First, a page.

PARIS (AFP) - A woman treated with a revolutionary embryonic stem-cell therapy for severe heart failure is doing well three months after the operation, her cardiologist reported Friday.
The patient, 68 at the time of the procedure last October, was given juvenile heart cells that had been grown in the lab from human precursor cells, Philippe Menasche of the Georges-Pompidou European Hospital in Paris told AFP.
An ailing septuagenarian man was the first in the world to receive the treatment a few months earlier, but died of unrelated causes.
The young cells were transferred in a gel-laced patch applied to a damaged part of the woman's heart during bypass surgery last October.
"Today, she is much better. She is well, she is at home, and has resumed normal activity," Menasche said.
The damaged area of the heart is now functioning, he added, though it was unclear whether this was due to the patch or the bypass.
Menasche and his team said they were the first to use human embryonic stem cells to treat heart failure.
Extremely versatile, these cells can differentiate into any tissue of the body, one day possibly replacing damaged or lost organs. They have been shown to restore some vision in people with deteriorating eyesight.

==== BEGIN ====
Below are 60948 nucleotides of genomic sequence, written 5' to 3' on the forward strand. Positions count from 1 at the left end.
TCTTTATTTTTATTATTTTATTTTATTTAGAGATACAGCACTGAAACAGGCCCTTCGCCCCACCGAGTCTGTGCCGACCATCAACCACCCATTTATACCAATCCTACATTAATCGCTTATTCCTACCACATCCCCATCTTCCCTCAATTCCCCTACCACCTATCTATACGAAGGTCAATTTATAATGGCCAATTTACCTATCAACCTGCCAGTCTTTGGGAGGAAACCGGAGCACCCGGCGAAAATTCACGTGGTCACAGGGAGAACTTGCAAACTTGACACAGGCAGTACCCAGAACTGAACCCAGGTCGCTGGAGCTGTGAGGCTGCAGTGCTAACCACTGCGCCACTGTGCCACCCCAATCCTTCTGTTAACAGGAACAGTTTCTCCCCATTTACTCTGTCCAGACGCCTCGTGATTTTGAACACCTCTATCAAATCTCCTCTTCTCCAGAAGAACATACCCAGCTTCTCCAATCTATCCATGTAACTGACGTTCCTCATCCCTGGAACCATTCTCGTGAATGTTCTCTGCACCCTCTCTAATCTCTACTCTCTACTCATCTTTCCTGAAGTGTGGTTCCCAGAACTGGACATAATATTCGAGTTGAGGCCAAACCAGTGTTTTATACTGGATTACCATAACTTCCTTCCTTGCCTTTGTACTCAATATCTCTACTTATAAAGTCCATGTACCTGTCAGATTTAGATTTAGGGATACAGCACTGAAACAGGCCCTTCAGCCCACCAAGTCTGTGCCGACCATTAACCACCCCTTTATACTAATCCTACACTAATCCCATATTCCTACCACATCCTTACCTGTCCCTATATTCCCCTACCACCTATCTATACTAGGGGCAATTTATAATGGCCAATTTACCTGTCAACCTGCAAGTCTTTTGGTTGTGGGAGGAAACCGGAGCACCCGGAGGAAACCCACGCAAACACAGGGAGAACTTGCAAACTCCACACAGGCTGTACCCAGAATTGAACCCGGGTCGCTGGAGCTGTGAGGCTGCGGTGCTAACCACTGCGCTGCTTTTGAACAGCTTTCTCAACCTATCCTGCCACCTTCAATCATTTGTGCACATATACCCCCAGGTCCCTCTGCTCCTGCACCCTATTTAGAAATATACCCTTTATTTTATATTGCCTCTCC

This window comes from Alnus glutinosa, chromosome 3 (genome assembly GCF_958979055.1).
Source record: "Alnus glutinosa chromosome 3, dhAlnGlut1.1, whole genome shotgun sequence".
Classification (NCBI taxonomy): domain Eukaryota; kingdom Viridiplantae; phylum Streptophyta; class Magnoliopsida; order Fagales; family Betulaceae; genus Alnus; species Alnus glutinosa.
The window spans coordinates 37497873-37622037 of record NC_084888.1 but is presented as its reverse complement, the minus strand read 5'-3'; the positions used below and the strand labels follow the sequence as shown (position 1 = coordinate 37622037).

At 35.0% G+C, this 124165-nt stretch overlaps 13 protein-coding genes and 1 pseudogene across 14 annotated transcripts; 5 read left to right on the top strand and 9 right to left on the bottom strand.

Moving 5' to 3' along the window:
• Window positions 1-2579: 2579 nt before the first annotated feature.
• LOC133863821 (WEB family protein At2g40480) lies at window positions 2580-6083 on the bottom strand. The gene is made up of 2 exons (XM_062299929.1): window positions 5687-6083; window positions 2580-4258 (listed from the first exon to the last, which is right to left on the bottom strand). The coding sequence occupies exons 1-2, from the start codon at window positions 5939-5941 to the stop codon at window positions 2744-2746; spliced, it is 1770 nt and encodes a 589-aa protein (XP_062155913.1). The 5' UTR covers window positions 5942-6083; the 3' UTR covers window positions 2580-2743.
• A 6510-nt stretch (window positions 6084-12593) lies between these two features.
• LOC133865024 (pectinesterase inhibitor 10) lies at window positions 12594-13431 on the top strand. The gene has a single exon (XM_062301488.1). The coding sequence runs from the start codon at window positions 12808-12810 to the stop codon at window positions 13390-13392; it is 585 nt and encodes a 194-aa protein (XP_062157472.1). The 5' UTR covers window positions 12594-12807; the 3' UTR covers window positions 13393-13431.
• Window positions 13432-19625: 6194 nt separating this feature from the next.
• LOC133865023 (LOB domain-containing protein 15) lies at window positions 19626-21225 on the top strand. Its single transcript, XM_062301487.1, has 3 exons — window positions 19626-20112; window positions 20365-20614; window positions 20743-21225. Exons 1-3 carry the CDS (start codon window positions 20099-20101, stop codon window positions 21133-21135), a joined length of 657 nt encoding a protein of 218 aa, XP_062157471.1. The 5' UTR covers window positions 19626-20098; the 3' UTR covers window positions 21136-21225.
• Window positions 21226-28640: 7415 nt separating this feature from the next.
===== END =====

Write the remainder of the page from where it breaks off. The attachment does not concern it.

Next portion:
There are ethical complications, though, as well as concerns that the transplanted cells may be attacked by the patient's immune system.
The new technique had not triggered any tumours in animal trials, said Menasche, and the female patient has not shown any negative reaction to the cells or immunosuppressant drugs.
The results were presented in Paris on Friday at the annual meeting of the French Society of Cardiology.
France's transplant watchdog has approved a six-patient trial to test the procedure's safety.